Despite the good intentions for a selfless day, I still had to deal with whining from the back seats and little boys who were occasionally annoyed by the diverted focus away from them. I tried my best to keep them on mission and remind them that while most days we cater to their wants this day would be about others. Did the boys see the big picture in all the things we did that day? Probably not. But there were parts where they could see how their actions brought happiness to someone else, and that made them feel really good inside. While I don’t expect that our one day a year excursion turns them into unselfish little people, I do hope it plants a seed. The seed of a selfless spirit, the tendency to do for others, and the true meaning of Christmas.

In short, the Christmas spirit is the Christ spirit, that makes our hearts glow in brotherly love and friendship and prompts us to kind deeds of service. – David O. McKay

 

My New Piece of Advice

It’s been a while since I’ve blogged about the fam. It’s a combination of reasons, really. Three kids means not as much free time, a lot of my evenings are now spent editing photos, and frankly, motherhood has humbled me – all the advice that I once thought I had, well… in retrospect all seems a bit smug. I think I got a few things wrong.

The reality of parenting is that there are lots of great ideas on how to succeed. However, most of those great ideas forget that most days we’re just trying to survive. Trying to get through the daily grind and salvage some sanity and happiness in the midst of chaos.  While I don’t discount that helpful suggestions and well meaning advice do aid in the plight of parenthood, my sometimes one-size-fits-all approach was naive. “If you want to get your kids to sleep through the night, do this… “. “If you don’t want your kids to be picky eaters, do this…”. I’m here to tell you if your kid doesn’t want to sleep, she won’t. And if your kid doesn’t want to eat the broccoli, honey, she is not going to eat it. And if she does, you will both be a little worse for the wear. I think the worry about whether we’re doing it all just right is futile. I’ve parented my kids from most sides of the various parenting trends, and I’ve not a clue if any of those decisions will yield well-adjusted, Christ-like, productive members of society. And while that is my prayer for my children, I’m fairly confident that it won’t be because I breast fed or bottle fed, co-slept or let ’em cry-it-out, restricted screen time or allowed a free-for-all, fed them organic or indulged them with candy, spanked them or did time out. It’s as if I thought good works might get us to the parenting promised land. Not so, my friend.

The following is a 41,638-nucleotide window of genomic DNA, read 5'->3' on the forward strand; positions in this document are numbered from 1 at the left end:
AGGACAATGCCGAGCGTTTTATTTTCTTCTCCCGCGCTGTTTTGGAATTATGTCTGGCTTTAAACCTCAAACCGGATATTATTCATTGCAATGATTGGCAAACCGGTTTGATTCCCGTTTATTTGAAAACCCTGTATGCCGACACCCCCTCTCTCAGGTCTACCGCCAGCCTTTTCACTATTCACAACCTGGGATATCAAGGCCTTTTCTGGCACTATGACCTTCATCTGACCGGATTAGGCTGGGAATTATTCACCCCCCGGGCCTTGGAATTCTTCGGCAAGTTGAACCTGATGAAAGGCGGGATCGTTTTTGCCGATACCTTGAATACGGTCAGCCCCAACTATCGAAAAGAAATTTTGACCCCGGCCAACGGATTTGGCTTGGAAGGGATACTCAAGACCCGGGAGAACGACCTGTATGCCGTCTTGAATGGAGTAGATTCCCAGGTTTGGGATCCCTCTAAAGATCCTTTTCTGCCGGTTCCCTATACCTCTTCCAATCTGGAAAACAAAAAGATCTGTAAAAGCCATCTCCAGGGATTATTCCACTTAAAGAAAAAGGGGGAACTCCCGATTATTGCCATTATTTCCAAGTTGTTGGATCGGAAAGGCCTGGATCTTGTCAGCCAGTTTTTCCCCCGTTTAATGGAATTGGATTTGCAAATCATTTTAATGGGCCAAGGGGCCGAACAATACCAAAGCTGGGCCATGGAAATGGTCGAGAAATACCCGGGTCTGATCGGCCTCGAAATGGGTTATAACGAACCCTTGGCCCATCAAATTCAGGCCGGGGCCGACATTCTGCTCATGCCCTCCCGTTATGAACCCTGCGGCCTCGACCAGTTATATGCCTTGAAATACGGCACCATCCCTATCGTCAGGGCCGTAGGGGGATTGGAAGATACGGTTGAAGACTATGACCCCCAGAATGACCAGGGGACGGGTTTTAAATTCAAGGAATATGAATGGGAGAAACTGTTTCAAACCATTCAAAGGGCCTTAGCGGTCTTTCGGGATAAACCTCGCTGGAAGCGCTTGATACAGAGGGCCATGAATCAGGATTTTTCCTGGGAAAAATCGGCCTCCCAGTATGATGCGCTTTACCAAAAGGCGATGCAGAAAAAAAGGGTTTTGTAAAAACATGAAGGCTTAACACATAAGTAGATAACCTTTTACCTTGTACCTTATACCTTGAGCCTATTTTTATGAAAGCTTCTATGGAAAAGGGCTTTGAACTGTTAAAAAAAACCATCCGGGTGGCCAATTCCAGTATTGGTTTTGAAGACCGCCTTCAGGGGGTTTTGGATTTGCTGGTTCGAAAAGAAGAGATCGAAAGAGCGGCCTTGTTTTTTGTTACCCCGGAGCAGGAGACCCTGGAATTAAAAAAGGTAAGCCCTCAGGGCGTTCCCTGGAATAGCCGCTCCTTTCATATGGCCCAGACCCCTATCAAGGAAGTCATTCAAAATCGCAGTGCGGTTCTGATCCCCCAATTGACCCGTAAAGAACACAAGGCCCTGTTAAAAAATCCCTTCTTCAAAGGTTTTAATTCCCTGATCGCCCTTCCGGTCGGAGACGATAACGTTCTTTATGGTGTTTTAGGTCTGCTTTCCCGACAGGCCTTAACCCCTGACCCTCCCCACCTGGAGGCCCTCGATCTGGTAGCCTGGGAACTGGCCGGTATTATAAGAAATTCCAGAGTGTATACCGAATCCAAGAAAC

So when a few years ago I’d sit down at my computer each evening and be excited to share my war stories, my triumphs – feeling certain that my insights were unique and maybe even influential and inspiring – the delusion has faded. I’ve gotten wiser. I’ve realized that not only do I truly have no idea what I’m doing, I’m no longer looking to myself for all the answers. I come home some days to one kid who was in trouble at school and is pitching a fit over homework, one kid who screams out “Mommy, mommy, mommy!” every few minutes and throws himself on the floor for attention, and one who is only happy when she’s eating snacks… and so I feed her snacks all the way up until dinner, and then shocker, she doesn’t eat dinner. They’re all screaming and running around and fighting and tattling and destroying the house and being disrespectful, and I think really, am I qualified to do this? Never mind give advice, can I even successfully raise my own kids??  Truth is none of us are qualified. Will I make it through this parenting journey? Yes. But will I act as though I’ve got all the answers? Nope – because I don’t.